An online article caught my eye today from Men’s Health: 20 Ways to Raise a Healthier Child. (Now, I’m not saying I read Men’s Health very often.  Sure, I’ve stolen a workout or two from the magazine, but it isn’t one of my go-to resources.  I promise.)

Did you know that kids with active dads are 3.5 times more likely to be active themselves?  And not only that, kids with active moms and active dads are 6 times more likely to be active themselves! 

So set an example for the kids in your life.  All the kids in your life, not only for your own children.  Make movement FUN, make activities SOCIAL, make them EVERYDAY OCCURRENCES and you will all benefit from being more fit both physically and mentally. 

Day 1: All you need is a ball and a little creativity. Throw a football, catch a baseball, kick a soccer ball, or whack a tennis ball against a wall. Use old tires for targets, as you might see in a football skills competition. Even a game of catch has social and physical effects.
The benefit: Develops agility and hand-eye coordination.

Day 2: Jump, lunge, and skip to various markers around the house. Or collect a group of objects, such as medicine balls, basketballs, and tennis balls, and toss them for height or distance.
The benefit: Builds strength and flexibility.

Day 3:
Run wild. Organize relay races with neighborhood kids and their parents; create obstacle courses using cones or trash cans. Tow your kids on wheeled toys or in sleds when it snows. Then try the wheelbarrow race with them or set up a course that alternates sprints and crawling around on all fours.
The benefit: Boosts speed; teaches kids to apply and resist force.

(Can you imagine how much MORE FUN these activities would be if you let your dog join in the fun??  Wow.)

Getting Into A Celebratory Mood

January 7th, 2011

I tried to make this week all about motivation but I changed my mind a bit this morning.  I was paging through a book I have about raising kids’ self esteem and thought about how motivational tips and tricks end up meaning nothing if you don’t celebrate your hard work and resulting accomplishments along the way.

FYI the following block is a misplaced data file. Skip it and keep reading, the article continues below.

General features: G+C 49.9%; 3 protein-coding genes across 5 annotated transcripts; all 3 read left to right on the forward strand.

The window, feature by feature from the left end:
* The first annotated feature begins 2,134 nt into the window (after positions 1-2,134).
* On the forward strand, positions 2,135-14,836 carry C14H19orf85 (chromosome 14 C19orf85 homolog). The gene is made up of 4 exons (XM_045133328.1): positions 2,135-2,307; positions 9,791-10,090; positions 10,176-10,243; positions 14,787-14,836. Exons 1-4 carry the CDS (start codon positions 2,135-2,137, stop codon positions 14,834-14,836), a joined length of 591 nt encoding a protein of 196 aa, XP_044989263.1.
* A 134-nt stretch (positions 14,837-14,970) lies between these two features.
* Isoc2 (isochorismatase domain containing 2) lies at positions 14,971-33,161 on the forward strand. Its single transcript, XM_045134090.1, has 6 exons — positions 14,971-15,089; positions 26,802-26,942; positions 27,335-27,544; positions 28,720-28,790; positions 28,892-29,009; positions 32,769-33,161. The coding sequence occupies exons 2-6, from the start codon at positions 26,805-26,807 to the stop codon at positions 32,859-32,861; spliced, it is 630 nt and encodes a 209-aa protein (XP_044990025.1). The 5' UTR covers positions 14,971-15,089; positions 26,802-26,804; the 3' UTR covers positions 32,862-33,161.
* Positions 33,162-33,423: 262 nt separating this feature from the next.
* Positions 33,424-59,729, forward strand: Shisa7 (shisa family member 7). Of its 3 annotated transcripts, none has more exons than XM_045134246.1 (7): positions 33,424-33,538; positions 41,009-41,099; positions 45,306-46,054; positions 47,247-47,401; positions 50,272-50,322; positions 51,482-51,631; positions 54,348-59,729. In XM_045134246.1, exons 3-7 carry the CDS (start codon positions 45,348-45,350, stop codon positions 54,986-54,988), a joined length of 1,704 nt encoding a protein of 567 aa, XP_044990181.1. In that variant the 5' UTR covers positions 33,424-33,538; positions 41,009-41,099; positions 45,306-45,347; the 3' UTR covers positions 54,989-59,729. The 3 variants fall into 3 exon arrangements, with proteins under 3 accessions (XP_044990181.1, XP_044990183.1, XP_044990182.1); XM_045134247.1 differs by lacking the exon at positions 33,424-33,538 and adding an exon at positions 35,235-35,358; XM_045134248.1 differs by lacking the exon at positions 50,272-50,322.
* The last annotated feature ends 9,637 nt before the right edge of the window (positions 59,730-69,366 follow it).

I’m serious.  If it means dressing up and going to a fancy dinner, or getting a pedicure, or opening that bottle of wine you’ve been saving, even if it means raising your glass of ice water at lunch, recognize and celebrate as many accomplishments as possible.

What do you have to lose?

I can’t go so far as to say every kindergartener needs a 2-hour graduation ceremony at school, but I will say they most assuredly need one in their family room.  (Cap and gown optional, but seriously fun!)

Nowhere is this more important than when you live with someone with diabetes, or if you have diabetes yourself.  Diabetes, type one or type two, requires such constant and unflagging vigilance with so few measurable “rewards” we must create them for ourselves and our loved ones.

First time your child has given himself a shot?  First time your child checked her own blood glucose?  Three in-range numbers in a row?  Five whole days of workouts this week? CELEBRATE.

Clearly, the celebration here is not the motivation.  But let me assure you, when you watch a young one race around the dining hall at camp collecting high fives for that first shot in his abdomen or first time drawing up her own insulin, you see how much JOY and PRIDE they place in accomplishing these soon-to-be-daily routines.  They know diabetes is a big deal, no matter how you slice it.  Give them some credit for knowing the seriousness of their disease in everyday life, and celebrate to recognize their hard work.